Western nations warn of terror threat at Kabul airport
Western nations warned their citizens Thursday to immediately leave the surrounds of Kabul airport over a terror threat, as thousands of people try to reach a dwindling number of evacuation flights.
Nearly 90,000 Afghans and foreigners have fled Afghanistan via the US-led airlift since the hardline Islamist Taliban movement took control of the country on August 15.
Huge crowds continue to throng the airport, their bid for a way out of Taliban rule becoming increasingly desperate ahead of the August 31 deadline set by US President Joe Biden to wrap up evacuations and withdraw troops.
Biden and his aides have not budged on the hard deadline -- even as some foreign nations warned they would be forced to leave at-risk Afghans behind -- citing an "acute" terrorist threat from the regional chapter of the Islamic State group.
The US government and its allies raised the alarm further on Thursday with a series of coordinated and specific advisories warning their citizens to avoid the airport.
Australia's department of foreign affairs said there was an "ongoing and very high threat of terrorist attack".
"If you're in the area of the airport, move to a safe location and await further advice," it said.
London issued a similar warning, adding "if you can leave Afghanistan safely by other means, you should do so immediately".
British armed forces minister James Heappey described the threat as "very serious" and "imminent".
Islamic State threat
No specifics were given in the terror advisories, but Belgium Prime Minister Alexander De Croo referred to a threat from suicide bombers.
In recent years, the Islamic State's Afghanistan-Pakistan chapter has been responsible for some of the deadliest attacks in those countries.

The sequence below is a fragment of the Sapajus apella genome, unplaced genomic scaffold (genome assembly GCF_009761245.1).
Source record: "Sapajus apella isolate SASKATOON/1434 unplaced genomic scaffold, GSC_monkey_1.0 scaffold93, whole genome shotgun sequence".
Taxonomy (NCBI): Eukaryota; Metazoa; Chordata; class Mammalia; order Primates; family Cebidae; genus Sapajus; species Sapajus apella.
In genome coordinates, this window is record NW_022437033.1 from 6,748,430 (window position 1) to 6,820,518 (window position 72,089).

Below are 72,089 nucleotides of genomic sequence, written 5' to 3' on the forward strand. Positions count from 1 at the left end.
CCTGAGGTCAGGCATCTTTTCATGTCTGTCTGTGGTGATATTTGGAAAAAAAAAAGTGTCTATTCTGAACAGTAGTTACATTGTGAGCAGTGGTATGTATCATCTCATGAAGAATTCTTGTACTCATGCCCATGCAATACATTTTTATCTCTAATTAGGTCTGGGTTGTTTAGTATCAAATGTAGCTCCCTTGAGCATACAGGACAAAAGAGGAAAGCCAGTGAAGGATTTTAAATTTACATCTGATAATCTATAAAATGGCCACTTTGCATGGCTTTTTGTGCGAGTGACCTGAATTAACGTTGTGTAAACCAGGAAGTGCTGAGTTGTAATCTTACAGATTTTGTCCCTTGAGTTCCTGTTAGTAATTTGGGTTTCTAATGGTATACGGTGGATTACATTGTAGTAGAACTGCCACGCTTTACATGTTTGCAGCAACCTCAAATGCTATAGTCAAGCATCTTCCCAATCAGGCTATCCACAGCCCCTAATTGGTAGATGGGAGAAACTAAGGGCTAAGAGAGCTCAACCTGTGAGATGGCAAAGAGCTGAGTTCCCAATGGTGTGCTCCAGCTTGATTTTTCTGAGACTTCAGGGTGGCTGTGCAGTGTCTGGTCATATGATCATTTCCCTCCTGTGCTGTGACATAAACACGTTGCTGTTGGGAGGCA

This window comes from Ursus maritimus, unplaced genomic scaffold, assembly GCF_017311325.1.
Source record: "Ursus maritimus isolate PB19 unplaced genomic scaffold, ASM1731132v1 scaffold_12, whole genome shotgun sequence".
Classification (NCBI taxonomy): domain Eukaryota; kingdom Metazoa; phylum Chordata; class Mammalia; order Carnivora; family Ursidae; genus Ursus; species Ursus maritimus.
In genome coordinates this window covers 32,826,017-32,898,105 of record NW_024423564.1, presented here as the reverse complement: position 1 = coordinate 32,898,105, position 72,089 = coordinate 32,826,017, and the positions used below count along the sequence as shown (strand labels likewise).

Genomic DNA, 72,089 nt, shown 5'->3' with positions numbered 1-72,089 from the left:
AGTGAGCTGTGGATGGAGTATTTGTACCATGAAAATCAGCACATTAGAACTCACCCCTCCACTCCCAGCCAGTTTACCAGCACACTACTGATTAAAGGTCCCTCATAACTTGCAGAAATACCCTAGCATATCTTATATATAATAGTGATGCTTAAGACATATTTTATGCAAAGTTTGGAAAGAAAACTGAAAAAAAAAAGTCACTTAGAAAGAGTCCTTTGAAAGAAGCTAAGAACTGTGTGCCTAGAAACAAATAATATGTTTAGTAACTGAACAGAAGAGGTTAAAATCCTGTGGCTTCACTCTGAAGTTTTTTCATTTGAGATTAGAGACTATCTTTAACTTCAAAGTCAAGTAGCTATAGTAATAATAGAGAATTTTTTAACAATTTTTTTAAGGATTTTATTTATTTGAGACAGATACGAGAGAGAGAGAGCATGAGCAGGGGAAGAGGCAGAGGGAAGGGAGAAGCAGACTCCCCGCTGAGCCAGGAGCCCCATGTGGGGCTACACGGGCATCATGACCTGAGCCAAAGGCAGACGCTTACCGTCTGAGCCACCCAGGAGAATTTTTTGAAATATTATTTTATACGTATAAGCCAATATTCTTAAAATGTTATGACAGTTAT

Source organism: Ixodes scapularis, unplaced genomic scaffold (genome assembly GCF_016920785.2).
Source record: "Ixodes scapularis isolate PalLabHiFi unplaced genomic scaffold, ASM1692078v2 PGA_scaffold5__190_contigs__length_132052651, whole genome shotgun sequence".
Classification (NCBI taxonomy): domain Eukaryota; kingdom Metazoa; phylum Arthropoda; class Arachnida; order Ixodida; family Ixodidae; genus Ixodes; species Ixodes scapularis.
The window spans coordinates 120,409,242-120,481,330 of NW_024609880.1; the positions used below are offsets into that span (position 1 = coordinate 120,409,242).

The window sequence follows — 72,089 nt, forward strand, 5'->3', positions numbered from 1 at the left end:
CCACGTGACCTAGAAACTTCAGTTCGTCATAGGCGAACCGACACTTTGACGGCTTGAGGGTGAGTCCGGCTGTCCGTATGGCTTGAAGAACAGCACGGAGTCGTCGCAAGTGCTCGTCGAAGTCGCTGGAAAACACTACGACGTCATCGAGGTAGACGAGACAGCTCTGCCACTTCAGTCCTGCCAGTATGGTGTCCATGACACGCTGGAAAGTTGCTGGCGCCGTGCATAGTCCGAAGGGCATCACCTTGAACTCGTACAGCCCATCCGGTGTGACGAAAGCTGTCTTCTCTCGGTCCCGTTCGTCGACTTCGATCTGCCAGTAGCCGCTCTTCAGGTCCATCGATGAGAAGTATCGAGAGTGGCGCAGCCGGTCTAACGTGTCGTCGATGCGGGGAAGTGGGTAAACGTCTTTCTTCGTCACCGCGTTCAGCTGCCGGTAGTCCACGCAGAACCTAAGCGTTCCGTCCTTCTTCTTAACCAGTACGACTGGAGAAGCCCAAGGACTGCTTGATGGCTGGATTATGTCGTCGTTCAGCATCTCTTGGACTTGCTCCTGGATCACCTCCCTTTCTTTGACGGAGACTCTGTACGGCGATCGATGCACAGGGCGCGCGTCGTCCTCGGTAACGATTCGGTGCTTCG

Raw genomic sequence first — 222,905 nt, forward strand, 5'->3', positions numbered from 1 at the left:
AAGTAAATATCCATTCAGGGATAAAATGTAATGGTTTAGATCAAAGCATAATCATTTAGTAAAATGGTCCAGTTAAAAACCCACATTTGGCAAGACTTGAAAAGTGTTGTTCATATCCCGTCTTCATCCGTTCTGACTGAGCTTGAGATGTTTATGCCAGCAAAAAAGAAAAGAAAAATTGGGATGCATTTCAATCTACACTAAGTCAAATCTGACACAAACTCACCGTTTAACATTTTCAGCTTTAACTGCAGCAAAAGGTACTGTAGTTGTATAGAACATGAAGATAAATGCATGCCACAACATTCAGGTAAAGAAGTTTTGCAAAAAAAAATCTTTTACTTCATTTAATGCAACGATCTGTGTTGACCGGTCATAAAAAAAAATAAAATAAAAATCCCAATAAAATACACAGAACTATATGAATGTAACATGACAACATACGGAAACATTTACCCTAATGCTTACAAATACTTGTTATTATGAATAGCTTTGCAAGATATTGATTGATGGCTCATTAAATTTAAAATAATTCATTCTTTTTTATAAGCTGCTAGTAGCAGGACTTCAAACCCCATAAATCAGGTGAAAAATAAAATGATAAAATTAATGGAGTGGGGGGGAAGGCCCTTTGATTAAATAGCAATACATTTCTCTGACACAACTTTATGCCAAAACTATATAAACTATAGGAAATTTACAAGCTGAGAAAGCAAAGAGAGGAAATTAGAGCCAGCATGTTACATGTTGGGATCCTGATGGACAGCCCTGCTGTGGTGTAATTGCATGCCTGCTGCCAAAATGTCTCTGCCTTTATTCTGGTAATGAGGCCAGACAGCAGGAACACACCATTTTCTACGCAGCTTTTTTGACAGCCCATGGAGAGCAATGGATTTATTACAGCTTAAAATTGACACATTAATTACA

It has massacred civilians at mosques, shrines, public squares and even hospitals.
The group has especially targeted Muslims from sects it considers heretical, including Shiites.
But while IS and the Taliban are both hardline Sunni Islamist militants, they are rivals and oppose each other.
The Taliban have promised a softer brand of rule from their first stint, which ended in 2001 when the United States invaded because they gave sanctuary to Al-Qaeda.
But many Afghans fear a repeat of the Taliban's brutal interpretation of sharia law, as well as violent retribution for working with foreign militaries, Western missions or the previous US-backed government.
There are particular concerns for women, who were largely banned from education and employment and could only leave the house with a male chaperone during the group's 1996-2001 rule.
"They have not only saved our lives, but they have also saved our dreams," one member of a girls robotics team said of the Mexican government after fleeing Afghanistan and landing in Mexico City.
"Under this (Taliban) regime, we women will face difficulties... that is why we are grateful to be here," she told reporters.
The crowds at the airport have led to chaos throughout the airlift operations, with thousands of US troops trying to maintain a secure perimeter for evacuation flights.
Some of the Afghans massed outside the airport have foreign passports, visas or eligibility to travel, but most do not.